I’d like to share an experience that I’m sure will resonate with you. My daughter went away for a weekend trip and on her return she had a cough. It was an annoying cough and her concern was that it was something more dire than a cold. So, she did the first thing we all do when we think we need further medical consultation….. she checked with Dr. Google and Dr. Wikipedia. On checking out her symptoms she was able to review the required medical diagnostics and the treatment that would be required. Then she went to the walk-in clinic to get the prescription.
I don’t think this behavior started as a conscious disagreement with the north American style of medicine but rather a realization that our health care providers are required to push through as many patients in a day as they can. (I’m not going to speculate on the reasons for this) So in order to get the right diagnosis and treatment the public has resorted to looking up information on-line.
The actual appointment went something like this:
Doctor: Hello, and how may I help you.
Daughter: I have a cough and it’s been hanging around a bit too long, I think I have chronic asthma. I had asthma as a child and have allergies that would predispose me to asthma. I think I need a puffer.
Doctor: Oh, ok. Let’s see, (the doctor is a little put off as he is being asked to prove or disprove a chronic diagnosis on a patient he has never seen and to prescribe a medication that may or may not be supportive). Let me listen to your lungs – and he does an appropriate assessment.
At the end of the physical assessment he disagrees with the patient’s diagnosis and gives a different one and writes a prescription for the same medication my daughter wanted.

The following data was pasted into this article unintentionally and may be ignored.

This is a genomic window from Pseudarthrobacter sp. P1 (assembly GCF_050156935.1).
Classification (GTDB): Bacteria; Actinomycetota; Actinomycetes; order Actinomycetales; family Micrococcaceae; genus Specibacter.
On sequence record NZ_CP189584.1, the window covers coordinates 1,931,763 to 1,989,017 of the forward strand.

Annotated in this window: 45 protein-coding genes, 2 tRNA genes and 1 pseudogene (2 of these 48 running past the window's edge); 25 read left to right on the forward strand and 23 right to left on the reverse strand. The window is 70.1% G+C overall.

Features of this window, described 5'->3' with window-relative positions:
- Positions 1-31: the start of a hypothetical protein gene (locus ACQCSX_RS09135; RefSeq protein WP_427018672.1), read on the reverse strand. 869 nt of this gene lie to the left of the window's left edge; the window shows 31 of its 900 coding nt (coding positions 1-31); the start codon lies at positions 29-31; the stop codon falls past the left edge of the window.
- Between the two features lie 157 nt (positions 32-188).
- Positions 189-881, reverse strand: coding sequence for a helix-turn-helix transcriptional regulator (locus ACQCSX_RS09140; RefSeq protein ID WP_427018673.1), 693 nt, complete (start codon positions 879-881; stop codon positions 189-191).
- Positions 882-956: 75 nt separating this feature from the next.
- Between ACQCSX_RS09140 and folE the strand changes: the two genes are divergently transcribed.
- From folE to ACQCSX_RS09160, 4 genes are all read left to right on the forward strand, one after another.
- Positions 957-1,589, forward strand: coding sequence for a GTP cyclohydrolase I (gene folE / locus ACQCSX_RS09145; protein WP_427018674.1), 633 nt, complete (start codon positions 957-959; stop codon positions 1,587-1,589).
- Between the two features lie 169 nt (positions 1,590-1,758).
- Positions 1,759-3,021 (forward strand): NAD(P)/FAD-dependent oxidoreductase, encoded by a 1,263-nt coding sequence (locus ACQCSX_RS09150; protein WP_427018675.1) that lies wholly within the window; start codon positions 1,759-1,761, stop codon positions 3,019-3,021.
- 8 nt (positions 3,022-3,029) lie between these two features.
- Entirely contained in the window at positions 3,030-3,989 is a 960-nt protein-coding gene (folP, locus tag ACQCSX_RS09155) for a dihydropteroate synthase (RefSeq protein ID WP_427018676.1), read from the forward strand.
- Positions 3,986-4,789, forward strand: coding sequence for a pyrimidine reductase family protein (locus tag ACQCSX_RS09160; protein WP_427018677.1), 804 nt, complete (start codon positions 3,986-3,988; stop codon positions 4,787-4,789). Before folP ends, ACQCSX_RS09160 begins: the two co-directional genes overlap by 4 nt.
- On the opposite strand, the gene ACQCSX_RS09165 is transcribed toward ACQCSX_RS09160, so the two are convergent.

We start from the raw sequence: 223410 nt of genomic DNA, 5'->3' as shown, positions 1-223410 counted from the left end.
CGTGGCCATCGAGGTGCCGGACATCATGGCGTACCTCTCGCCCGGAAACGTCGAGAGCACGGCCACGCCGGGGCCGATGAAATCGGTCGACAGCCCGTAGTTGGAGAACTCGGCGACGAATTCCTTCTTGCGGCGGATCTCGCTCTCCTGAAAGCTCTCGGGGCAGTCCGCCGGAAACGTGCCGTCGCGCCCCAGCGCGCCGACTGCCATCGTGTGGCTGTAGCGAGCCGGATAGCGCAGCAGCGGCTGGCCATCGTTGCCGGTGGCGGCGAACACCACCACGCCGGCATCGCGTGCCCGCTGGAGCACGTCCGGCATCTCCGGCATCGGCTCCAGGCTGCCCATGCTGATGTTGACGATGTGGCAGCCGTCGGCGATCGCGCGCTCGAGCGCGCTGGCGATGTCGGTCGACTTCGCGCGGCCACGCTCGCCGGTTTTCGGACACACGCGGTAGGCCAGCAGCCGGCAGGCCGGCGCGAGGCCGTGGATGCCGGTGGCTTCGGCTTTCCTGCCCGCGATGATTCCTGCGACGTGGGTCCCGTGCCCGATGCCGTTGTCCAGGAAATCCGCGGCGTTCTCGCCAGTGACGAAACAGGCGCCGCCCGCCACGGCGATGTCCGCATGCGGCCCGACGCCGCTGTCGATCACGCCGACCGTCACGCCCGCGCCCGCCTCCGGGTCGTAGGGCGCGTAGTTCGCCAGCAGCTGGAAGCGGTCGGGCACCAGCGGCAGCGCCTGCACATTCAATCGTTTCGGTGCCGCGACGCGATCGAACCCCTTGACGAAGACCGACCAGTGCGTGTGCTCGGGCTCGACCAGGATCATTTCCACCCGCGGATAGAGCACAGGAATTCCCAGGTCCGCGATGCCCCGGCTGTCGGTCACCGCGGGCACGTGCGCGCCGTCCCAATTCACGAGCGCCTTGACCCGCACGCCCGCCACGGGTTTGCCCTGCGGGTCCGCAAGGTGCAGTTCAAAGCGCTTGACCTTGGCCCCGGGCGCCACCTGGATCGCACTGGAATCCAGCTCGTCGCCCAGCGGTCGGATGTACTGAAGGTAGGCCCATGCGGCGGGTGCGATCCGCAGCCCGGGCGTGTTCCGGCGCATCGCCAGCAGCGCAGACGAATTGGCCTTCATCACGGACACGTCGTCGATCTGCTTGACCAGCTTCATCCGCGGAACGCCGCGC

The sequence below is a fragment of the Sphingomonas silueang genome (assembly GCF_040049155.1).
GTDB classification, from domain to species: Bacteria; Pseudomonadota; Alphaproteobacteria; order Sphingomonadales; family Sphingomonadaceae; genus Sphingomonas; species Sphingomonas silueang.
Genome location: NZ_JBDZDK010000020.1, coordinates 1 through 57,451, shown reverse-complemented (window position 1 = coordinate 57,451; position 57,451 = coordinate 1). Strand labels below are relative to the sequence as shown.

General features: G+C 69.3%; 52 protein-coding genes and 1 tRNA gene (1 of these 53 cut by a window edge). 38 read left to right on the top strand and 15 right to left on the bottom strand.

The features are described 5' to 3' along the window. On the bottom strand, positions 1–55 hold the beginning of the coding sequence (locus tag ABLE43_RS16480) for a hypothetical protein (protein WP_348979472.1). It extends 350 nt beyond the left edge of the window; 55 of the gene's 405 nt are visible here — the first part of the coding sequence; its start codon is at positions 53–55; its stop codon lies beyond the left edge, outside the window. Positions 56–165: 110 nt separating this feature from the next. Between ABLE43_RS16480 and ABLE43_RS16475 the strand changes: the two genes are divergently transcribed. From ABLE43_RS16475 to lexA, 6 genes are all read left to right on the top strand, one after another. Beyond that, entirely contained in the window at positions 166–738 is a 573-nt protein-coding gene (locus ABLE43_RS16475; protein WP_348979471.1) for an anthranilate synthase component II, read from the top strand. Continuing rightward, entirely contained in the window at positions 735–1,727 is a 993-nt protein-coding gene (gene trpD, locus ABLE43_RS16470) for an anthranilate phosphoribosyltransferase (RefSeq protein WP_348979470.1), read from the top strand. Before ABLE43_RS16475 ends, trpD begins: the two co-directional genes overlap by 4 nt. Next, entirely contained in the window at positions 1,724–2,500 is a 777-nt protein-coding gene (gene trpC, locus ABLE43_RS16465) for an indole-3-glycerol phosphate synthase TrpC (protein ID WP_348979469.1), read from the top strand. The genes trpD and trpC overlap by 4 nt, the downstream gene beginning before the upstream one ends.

Both are happy! She has the medication she went in for, he has been able to disprove Dr. Google and to prove “valued” advise (that she may or may not take under advisement).
As our day to day lives becomes more entangled in technology with wearable’s and apps we are only going to become more reliant on the individual findings and trends we see within the data on our own lives. In any given day, it is quite possible to know how much: sleep we had, steps we took, calories we ate, calories we burned. What our blood pressure is/was, what our heart rate is/was, what our insulin levels are/were, what our blood oxygen levels are, what our level of anxiety is/was, what our brain waves are/where and how much inflammation is in our body. We can have our genes analyzed, and our micro-biome studied.
We have complete control over all this information without consulting a healthcare practitioner. We determine what level of wellbeing we believe we are capable of achieving.
This is a fundamental shift in the role of the medical provider, away from someone who directs and “prescribes” to one who is a team member. One who collaborates and shares.
As we continue to be entangled in technology I believe our ability to choose our well-being will continue to grow. That is self-determined healthcare.